Hot Rain

Discussion in 'Water Fed Pole Cleaning' started by Jeff Brimble, Oct 20, 2012.

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  1. Jeff Brimble

    Jeff Brimble Member
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    I have an L5 but went for this during the summer heat. Costs nothing to run off the waste heat from the car rad system.

    [​IMG]


    I like to try things before reccomending them so that will be the spring :) I got on very well last winter with just bringing in containers and storing overnight next to rads, temp about 25 degrees. but over the summer I had an itch to try storage water on a bigger scale so found these and fitted them, bleeding the car rad system was a slightly difficult, But I now have mulled wine on tap for Christmas.
    http://www.ebay.co.uk/itm/NARROWBOAT-AND-MARINE-calorifier-/180875242570?pt=UK_CarsParts_Vehicles_BoatEquipment_Accessories_SM&hash=item2a1d012c4a

    The thing is now that I have done it, I have realised just how much heat a car engine wastes, we are messing about with Windmills but have millions of vehicles on the raod, if only someone could capture that waste we could almost run a couple of power stations with it, its enormous.

    Current tank temp at 6.15pm Sat is 28 C check back tomoz and I will post the morning temp.
    The immersion raises the water temp by 1 degree in 1 min.

    1"BSP fittings for the tank or plastic equiv. a pair of taps for the car rad in and out - so that the whole thing can be taken out. Welded bracket anchored to the seat belt fixings. Enough space above it to be able to put water in the top.I pump from the IBC. Cut the car hose and insert "T" s to circulate round the cylinder then bleed. I did think about putting a thermo tap on the in side but it was an extra £30 so make do with turning the tap on for 20 min or so when the engine is hot. Water stays warm all day as does the car.100 degress F is the hotest I have used temp taken at the top with a fish tank thermometer, the tap at the bottom (Supply)of the cylinder is far cooler.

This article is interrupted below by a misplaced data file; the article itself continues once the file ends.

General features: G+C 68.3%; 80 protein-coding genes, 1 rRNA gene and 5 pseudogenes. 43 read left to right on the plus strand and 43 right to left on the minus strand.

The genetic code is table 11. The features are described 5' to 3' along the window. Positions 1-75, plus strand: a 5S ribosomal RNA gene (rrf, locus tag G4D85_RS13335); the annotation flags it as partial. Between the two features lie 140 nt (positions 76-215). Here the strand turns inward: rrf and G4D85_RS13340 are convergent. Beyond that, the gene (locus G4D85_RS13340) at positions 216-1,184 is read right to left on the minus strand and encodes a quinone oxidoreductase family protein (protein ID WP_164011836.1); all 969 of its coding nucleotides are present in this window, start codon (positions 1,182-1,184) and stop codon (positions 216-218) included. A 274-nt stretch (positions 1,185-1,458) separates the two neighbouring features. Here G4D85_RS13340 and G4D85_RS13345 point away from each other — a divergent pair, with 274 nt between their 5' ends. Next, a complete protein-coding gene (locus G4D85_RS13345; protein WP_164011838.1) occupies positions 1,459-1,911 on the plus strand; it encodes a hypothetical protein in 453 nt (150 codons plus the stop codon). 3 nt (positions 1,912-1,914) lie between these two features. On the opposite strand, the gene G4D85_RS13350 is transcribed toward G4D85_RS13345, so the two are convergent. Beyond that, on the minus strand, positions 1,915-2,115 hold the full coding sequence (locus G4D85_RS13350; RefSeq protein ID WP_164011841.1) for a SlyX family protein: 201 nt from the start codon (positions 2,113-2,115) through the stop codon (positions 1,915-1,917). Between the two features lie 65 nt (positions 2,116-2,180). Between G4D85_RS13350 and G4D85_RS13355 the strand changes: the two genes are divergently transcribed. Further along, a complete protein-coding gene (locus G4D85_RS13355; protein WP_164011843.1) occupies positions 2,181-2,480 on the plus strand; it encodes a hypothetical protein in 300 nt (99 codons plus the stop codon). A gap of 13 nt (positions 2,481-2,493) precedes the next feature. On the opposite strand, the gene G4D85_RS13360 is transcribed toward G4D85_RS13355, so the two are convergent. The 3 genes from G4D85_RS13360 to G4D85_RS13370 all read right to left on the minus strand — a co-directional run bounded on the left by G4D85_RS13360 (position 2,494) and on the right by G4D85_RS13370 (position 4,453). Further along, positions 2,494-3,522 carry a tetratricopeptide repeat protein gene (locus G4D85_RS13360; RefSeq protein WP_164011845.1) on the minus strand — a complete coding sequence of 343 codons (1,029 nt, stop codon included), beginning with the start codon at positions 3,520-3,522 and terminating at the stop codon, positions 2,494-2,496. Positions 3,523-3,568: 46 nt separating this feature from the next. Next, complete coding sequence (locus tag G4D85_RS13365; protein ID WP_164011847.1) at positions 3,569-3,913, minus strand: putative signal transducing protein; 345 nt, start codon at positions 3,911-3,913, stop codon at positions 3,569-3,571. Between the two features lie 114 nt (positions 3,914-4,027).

When I get home I top up the cylinder and theres usually enough warm water to stay warm till the next morning.
    The downside for the majority that are not water efficient is, that it holds approz 50-60 litres so not for the guys that use 2L per minute. I use approx 40 litres per day so its been designed for my useage. But you could buy larger cylinders for more money and running costs etc.
     
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  2. chip

    chip Guru
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    Thought I might be seeing that on here! Jeff, you're a genius! Just to clarify, is the idea just for the day usage, or do you expect it to handle freezing nights to protect hoses etc?
     
  3. spruce

    spruce Grand Master
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    Hi Jeff,

    I have a Wabesto diesel hot water heater with 2 plate heat exchangers which I having been planning to fit in my van for the last 3 years.

    I have thought of coupling this Wabesto up to a calorifier like this and using it the other way round. A calorifier has an internal heat exchanger that is coupled to the vehicle's cooling system and this is how the cold water in the calorifier is heated. But I want to heat the water up in calorifier with my diesel heater so it becomes the heat source. The idea was to pump my wfp water through the internal heat exchanger which would heat the water going to my pole.